Mark well, O Job, hearken unto me: hold your peace, and I will speak.
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Gregory The Dialogist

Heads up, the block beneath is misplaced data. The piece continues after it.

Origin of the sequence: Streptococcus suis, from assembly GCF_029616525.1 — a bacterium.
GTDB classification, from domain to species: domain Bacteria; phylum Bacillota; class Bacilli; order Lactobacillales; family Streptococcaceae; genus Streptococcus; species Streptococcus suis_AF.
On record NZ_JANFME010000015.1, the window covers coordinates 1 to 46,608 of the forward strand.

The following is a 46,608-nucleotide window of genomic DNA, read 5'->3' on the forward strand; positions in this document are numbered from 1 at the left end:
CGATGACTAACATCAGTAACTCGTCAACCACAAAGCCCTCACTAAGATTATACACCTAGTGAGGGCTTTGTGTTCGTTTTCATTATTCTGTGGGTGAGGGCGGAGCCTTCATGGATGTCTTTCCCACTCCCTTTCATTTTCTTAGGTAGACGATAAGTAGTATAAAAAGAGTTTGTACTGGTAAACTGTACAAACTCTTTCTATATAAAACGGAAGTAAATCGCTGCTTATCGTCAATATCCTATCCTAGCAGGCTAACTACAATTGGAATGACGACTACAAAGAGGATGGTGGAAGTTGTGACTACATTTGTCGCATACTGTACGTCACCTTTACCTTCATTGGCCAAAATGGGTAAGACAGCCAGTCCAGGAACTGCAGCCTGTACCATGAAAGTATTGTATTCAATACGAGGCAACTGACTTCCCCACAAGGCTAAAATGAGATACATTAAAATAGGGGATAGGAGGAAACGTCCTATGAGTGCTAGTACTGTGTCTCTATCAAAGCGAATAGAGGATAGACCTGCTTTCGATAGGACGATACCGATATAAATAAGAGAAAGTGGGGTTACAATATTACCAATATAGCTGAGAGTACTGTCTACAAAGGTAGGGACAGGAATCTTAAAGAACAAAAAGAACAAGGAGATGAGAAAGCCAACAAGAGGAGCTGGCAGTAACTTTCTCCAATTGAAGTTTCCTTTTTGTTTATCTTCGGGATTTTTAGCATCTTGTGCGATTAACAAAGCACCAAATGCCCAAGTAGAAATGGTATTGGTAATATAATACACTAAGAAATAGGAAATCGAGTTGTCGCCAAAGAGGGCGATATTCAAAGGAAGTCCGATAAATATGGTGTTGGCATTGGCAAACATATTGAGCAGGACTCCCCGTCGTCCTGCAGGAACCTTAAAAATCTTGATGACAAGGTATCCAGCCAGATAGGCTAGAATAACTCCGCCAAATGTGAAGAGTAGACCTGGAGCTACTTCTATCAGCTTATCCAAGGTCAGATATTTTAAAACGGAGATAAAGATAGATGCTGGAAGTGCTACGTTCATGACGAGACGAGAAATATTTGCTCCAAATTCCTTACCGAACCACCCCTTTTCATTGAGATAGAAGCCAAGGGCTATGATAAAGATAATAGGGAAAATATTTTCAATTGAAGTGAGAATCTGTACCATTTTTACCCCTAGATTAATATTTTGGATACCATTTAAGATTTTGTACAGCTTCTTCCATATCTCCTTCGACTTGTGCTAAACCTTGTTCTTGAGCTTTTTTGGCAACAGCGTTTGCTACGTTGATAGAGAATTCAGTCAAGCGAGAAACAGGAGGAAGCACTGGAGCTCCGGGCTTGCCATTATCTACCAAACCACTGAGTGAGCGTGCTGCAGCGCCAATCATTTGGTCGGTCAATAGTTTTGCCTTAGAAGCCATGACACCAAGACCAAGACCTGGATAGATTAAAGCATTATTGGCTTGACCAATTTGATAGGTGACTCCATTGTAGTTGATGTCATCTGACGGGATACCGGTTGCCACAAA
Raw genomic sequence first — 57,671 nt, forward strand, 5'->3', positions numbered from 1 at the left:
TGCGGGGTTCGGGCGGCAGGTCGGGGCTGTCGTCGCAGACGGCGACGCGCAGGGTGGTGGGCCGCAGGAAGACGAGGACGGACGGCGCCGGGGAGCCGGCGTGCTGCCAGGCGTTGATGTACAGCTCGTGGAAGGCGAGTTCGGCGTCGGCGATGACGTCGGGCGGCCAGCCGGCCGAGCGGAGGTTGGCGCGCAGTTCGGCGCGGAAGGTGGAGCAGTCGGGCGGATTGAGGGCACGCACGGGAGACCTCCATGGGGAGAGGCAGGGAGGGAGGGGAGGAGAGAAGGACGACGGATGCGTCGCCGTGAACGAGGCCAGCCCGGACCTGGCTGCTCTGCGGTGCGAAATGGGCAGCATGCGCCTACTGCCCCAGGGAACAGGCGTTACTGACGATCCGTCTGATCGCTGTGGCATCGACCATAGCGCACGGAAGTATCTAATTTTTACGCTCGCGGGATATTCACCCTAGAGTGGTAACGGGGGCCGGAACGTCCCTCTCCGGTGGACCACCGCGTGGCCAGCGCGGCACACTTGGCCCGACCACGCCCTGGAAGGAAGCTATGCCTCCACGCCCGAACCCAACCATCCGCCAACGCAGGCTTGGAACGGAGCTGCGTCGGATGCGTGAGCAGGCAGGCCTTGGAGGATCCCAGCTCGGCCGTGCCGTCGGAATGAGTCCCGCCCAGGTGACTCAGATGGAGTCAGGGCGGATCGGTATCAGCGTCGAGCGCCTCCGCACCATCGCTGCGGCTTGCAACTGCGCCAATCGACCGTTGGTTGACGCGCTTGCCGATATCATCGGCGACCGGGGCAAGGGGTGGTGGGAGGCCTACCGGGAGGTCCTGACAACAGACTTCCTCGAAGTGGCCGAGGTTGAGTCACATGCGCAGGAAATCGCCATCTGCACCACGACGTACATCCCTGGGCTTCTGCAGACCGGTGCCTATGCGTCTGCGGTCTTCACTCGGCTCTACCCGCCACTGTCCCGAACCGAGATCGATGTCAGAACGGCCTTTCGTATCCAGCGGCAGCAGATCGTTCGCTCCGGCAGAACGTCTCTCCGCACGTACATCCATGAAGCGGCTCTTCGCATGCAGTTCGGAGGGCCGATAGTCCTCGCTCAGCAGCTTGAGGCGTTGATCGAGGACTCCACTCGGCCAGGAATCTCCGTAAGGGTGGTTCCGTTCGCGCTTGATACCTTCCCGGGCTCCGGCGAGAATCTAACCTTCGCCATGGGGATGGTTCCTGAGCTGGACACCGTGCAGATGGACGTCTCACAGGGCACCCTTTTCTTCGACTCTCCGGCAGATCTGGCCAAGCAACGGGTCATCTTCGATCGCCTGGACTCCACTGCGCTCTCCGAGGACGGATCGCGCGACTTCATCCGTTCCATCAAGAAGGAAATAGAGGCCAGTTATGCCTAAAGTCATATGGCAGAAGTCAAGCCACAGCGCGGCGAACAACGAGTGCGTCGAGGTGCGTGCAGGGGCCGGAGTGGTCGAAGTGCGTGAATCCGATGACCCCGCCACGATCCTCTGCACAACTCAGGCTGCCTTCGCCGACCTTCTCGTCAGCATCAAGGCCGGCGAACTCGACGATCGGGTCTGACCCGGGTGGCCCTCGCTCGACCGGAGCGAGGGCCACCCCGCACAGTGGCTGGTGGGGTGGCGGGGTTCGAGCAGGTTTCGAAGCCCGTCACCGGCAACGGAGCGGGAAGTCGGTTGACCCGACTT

37. He shews what opinion he has of himself by this expression in which he says, Attend, O Job, and hearken unto me, and hold thy peace while I speak. For it is enormous pride to exact respect from one’s elder, and to impose silence on one better than one’s self. But because holy preachers, when reproving others, frequently turn back to their own inmost thoughts, through the grace of humility, and seek to ascertain if perchance they are mistaken, in the very thing which they reprove, and give those, whom they reprove, the liberty of stating, in their own behalf, whatever they think more just, haughty men also sometimes wish to imitate this plan. For putting aside, for a while, their pride in words, they seek for a justification of those whom they reprove, if perchance they are able to find one. Not because it is their real feeling, but they wish to set themselves off by a show of humility. For they are afraid of appearing to be proud and haughty, because they are so. Whence Eliu immediately subjoined, saying, But if thou hast any thing to say, answer me; speak, for I wish thee to appear just. But because he did not say this sincerely, he did not wait to hear that which he had asked for. For he added immediately, But if thou hast not, hear me; hold thy peace, and I will teach thee wisdom. For those who sincerely seek to hear what is just, patiently wait to hear what they seek for. But Eliu, because he did not sincerely put forth the words of request, did not allow his question to be answered, but immediately burst forth with that, of which he was full within, and shewed how he stood in his own eyes, by saying, Hold thy peace, and I will teach thee wisdom. For when proud men say any thing which has a humble sound, they do not long remain in the semblance of this same humility. If they perchance ask to have an answer, they immediately avoid being instructed, by beginning to speak; because the desire of display which springs up from its root in the heart soon checks the words which they had spoken superficially. And they soon prove that this form of humility, which they have assumed in appearance only, is foreign to their character, by being unable any longer to maintain it. Behold how Eliu, when he seeks to learn righteousness, offers to teach it. Behold how his tongue, in seeming to enquire for what is just, had spoken in humble strain. But it was soon unable to restrain his swelling consciousness of pride. For he added immediately. Hold thy peace, and I will teach thee wisdom. But because haughty men are puffed up by swelling pride in what they say, and placed, as it were, on high, assume the appearance of learned men, just as if their words were poured forth from heaven by a kind of condescension, over undeserving persons, a verse is rightly inserted by the writer of this history, in order to observe.